Psychological Counseling needs and Academic achievement of students at the Secondary level

The need for psychological counselling as a practice for promoting adolescent health has been documented worldwide. However, the specific ways by which psychological counselling can be practiced, the optimal settings where psychological counselling can work in the education context, and how successful such programmes are in ensuring gender equity and equality remain largely not discussed in the Asia-Pacific region. Establishing psychological counselling programmes in schools and incorporating gender responsiveness in the context of psychological counselling programmes in secondary education are vital to the achievement of larger education objectives.

The term ‘school counselling’ broadly refers to the process of meeting the needs of students in several areas of development, such as academics, career, and personal. Experts agree that professional school counselling programmes should be comprehensive in scope, preventative in design and developmental in nature. The term ‘guidance’ refers to a more specific trajectory within the field of counselling, a pathway to help students choose a vocational or career path. Guidance is the process of helping people make important choices that affect their lives, such as choosing a preferred life-style. One distinction between guidance and counselling is that while guidance focuses on helping individuals choose what they value most, counselling focuses on helping them make changes.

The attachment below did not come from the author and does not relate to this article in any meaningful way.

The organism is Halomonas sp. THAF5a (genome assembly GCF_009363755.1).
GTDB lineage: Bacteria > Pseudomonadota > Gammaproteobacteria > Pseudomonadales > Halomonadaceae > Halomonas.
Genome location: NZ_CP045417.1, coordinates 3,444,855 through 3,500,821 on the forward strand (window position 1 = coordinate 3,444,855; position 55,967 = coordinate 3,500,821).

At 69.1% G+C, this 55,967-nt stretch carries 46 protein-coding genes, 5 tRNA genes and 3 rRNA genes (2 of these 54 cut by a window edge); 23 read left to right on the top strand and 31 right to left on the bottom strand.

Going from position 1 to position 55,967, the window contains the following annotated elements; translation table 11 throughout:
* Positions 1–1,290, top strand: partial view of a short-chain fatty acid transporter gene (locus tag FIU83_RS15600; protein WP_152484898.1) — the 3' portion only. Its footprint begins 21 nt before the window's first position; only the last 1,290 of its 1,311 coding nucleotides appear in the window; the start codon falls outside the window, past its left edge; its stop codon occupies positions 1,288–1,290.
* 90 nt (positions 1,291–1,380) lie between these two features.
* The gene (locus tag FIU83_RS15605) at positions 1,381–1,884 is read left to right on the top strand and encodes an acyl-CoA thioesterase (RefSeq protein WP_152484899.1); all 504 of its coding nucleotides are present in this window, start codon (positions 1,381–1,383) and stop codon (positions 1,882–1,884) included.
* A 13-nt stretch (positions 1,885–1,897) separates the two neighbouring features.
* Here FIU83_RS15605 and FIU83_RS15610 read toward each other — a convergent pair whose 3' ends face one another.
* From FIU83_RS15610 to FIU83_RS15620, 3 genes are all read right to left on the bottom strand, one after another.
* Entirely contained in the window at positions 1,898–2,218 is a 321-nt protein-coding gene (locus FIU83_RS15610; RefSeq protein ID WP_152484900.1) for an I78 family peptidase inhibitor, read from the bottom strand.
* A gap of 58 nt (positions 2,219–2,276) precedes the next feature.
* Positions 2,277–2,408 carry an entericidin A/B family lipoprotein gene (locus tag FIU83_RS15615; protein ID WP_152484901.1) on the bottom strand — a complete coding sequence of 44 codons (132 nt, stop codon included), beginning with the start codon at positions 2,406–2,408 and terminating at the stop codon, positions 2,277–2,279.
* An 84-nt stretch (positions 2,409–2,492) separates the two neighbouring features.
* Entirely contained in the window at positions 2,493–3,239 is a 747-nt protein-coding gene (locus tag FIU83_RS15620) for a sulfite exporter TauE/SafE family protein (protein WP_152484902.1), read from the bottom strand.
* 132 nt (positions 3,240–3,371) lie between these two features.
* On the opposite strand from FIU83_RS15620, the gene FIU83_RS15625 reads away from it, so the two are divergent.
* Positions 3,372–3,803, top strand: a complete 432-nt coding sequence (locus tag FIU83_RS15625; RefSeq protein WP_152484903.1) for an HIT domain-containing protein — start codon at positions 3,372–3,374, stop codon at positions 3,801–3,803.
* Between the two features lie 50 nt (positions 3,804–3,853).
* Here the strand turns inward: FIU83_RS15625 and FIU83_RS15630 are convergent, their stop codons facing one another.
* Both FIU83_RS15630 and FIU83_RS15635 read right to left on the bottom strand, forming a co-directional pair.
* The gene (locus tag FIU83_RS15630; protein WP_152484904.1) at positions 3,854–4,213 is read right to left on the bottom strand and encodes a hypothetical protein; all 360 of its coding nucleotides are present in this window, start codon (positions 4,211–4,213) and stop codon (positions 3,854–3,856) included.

Early adolescence is a turbulent period. To survive this period, adolescents need guidance and honest assistance. At this stage of life, an adolescent is besieged with multifarious challenges and if these challenges are not resolved, he/ she may become a social misfit. These challenges may adversely affect the academic achievement of adolescents. Education is one of the factors of rating an advance nation and hence the common saying that education is the bedrock of any society. Ironically, school no longer means much to most adolescents as they are so much engrossed with social life. A society whose adolescents are not academically oriented may be classified as under developed.

Consequently, adolescents need to be re-integrated academically into their classes and counselling programmes serve as a bridge towards improving academic achievement which in turn will aid in the long run toward national development. There is therefore a need to investigate the relationship between social life adjustment of the adolescent and academic achievement in secondary schools of Chennai city and in this context, the following research questions were raised.

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(Author: Sahaya Saila, T., Chamundeswari, S.

Published by Macrothink Institute)